What did the surgeon do to my labia? Will it be okay or do I need a revision?

It has been one week from now that i have been to a gynealocogist to get a labiaplasty. It looks like he sewed the inner labia to the outer labia? When i asked him about it he said he didn't do so and that the recovery is going well. I don't see much inner labia anymore and seems like he did something to the outer labia too. Also, i don't see or find my clitoris. Did my surgery go wrong? I know i need to wait to see the final results but i've read that u can see how it'll look like after a week already.

Doctor Answers 7

Labiaplasty

It would appear that too much labia had been removed via a trim procedure and the suture line has now come apart. Best is to let all the swelling resolve, do wound care and wait and see. I don't like this procedure for these reasons and recommend that people do a modified wedge technique such as the one I developed (see link below). Good luck


Grapevine OB/GYN
4.9 out of 5 stars 7 reviews

Botched labiaplasty

I reviewed your photo. It appears that most of your labia minora were removed. You had a trimming labiaplasty. However, no attempt to revise your labia should be done until you are at least five months after your past procedure as your appearance will improve, and the swelling will be less. You need to control your anxiety and wait. The reconstruction is much more difficult than a primary labiaplasty and should be done by a plastic surgeon with extensive experience in labia reconstruction. I published the first and most extensive paper on labia reconstruction in the prestigious journal "Plastic and Reconstructive Surgery" about two years ago. You may need various reconstructive techniques to give you a good appearance, but this won't be known until all the swelling is gone. I probably would recommend clitoral hood flaps to reconstruct your labia if your surgeon left enough remaining clitoral hood.  I also invented this technique about ten years ago and have done it about 50 times with excellent results. You only get one good chance to reconstruct you, so be patient and ask a lot of questions.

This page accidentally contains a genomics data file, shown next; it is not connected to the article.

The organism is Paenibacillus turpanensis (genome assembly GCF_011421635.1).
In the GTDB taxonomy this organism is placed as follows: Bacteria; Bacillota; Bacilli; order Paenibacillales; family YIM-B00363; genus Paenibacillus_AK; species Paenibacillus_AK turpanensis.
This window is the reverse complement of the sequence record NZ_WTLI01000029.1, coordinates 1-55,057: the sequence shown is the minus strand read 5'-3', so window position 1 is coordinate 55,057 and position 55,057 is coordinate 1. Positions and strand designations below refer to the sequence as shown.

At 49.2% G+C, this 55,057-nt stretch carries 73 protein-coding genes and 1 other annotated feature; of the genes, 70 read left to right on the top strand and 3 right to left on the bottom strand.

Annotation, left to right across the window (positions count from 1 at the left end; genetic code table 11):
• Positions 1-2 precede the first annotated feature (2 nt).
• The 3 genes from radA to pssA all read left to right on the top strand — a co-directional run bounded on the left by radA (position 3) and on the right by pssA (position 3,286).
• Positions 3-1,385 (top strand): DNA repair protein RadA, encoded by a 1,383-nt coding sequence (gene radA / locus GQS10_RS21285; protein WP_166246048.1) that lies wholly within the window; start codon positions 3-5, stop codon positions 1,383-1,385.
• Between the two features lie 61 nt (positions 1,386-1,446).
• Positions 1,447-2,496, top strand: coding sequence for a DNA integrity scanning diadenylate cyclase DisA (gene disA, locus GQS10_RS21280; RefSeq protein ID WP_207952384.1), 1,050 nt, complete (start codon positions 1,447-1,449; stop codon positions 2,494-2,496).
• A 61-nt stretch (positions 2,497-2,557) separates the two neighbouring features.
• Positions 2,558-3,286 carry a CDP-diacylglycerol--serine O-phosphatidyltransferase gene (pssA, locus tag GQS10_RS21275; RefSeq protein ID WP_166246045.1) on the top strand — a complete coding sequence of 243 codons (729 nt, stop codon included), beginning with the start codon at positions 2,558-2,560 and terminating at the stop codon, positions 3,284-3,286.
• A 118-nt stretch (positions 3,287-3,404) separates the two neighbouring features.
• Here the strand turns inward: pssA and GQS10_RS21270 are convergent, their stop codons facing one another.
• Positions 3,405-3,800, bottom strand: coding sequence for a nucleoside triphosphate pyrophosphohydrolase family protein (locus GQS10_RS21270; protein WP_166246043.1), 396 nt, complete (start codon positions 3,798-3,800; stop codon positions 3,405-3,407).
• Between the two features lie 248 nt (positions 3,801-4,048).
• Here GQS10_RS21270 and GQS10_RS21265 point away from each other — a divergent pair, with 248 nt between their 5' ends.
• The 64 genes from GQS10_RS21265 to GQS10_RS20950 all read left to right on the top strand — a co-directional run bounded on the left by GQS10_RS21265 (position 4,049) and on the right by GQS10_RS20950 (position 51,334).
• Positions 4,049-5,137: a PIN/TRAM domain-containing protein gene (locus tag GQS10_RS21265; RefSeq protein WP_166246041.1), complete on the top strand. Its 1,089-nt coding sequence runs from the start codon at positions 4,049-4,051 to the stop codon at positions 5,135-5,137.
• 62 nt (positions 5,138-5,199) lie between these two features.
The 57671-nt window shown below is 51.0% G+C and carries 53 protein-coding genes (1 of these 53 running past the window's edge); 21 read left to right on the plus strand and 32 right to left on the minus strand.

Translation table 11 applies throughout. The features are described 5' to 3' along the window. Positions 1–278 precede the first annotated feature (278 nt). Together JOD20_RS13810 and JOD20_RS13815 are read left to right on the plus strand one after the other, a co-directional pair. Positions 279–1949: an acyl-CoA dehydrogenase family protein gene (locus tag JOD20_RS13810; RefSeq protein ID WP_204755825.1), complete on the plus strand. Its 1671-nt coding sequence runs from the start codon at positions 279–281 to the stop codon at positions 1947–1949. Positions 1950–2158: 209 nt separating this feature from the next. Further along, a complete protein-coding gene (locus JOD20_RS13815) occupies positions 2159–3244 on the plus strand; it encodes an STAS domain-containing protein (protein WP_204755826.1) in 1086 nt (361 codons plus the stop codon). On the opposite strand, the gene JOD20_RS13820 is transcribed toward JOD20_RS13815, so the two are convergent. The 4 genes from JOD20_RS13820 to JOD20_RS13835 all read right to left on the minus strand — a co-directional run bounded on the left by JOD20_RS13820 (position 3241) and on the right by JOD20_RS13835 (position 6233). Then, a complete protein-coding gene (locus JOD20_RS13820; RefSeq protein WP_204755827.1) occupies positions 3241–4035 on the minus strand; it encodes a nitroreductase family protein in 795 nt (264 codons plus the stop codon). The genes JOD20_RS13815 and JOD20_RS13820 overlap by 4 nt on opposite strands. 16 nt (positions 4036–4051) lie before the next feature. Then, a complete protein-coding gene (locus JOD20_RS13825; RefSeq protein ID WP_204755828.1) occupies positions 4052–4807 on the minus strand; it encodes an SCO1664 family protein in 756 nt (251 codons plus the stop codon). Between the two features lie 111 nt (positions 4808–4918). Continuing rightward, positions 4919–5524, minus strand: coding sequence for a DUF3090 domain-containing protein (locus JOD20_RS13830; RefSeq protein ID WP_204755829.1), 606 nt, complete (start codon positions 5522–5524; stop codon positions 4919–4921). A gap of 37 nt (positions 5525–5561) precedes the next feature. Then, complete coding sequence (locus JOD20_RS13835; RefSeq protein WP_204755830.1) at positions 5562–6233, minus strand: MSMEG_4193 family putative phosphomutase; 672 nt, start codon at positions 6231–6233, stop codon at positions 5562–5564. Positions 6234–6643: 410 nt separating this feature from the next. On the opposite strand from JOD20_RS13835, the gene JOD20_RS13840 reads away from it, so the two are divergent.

Gary J. Alter, M.D.
Beverly Hills, CA - Manhattan, NY

Gary J. Alter, MD
Beverly Hills Plastic Surgeon
4.9 out of 5 stars 20 reviews

Another Avoidable Unintended Female Genital Mutilation (aka "Botched Labiaplasty") performed by a "general gynecologist"

Yes, you were "botched." This is the sad result that experienced genital plastic surgeons see so often when women do no research and just let their "general gynecologist" do their surgery. "General gynecologists" think "...well, how hard can it be..." and do surgery (cosmetiuc labiaplasty) that they are absolutely NOT TRAINED TO DO. (**definitely read the attached weblink.) This is unconscionable, and is actionable (meaning you should consider a professional liability action against the Gyn AND the hospital that let him/her do an operation than (s)he was ?NOT TRAINED TO DO.)


YES. your doc AMPUTATED your inner labia and sewed the vulvar vestibule (inner labia) to your outer labia., When this is done (breaking every known "rule" of proper genital plastic/cosmetic procedures) very frequently the sutures tear out, as yours have done on the left side. Fortunately, there may be enough skin left on your clitoral hood for a SKILLED plastic or cosmetic Gyn surgeon to correct this via a "flap" procedure after everything has totally healed 6+ months after your surgery. However, the "repair" of your botched operation that left you worse off than prior to surgery will cost you WAY MORE (probably$8000-10,000) than if you had had an expert do it in the first place. Yes, you "blew it" by having the wrong doc (your '"general gyn") do it in the first place. However, if your doc said that (s)he know how to do the operation, and you were clear about what you wanted in the first place, you may have legal recourse. I would advise you to go both to your doc's office AND the hospital or surgical center where the surgery took place and very nicely tell them "...you are moving and would like a complete copy of your medical records..." (you are legally entitled.)  Don't tell them you're thinking of suing-- I have seen cases where docs falsify records if they know they've botched & their patient might sue. Then, make an appointment with the best Plaintiffs Medical Malpractice law firm in the city or state and have your case evaluated. Personally, I do these evaluations, as do other world-class experienced genital plastic /cosmetic surgeons.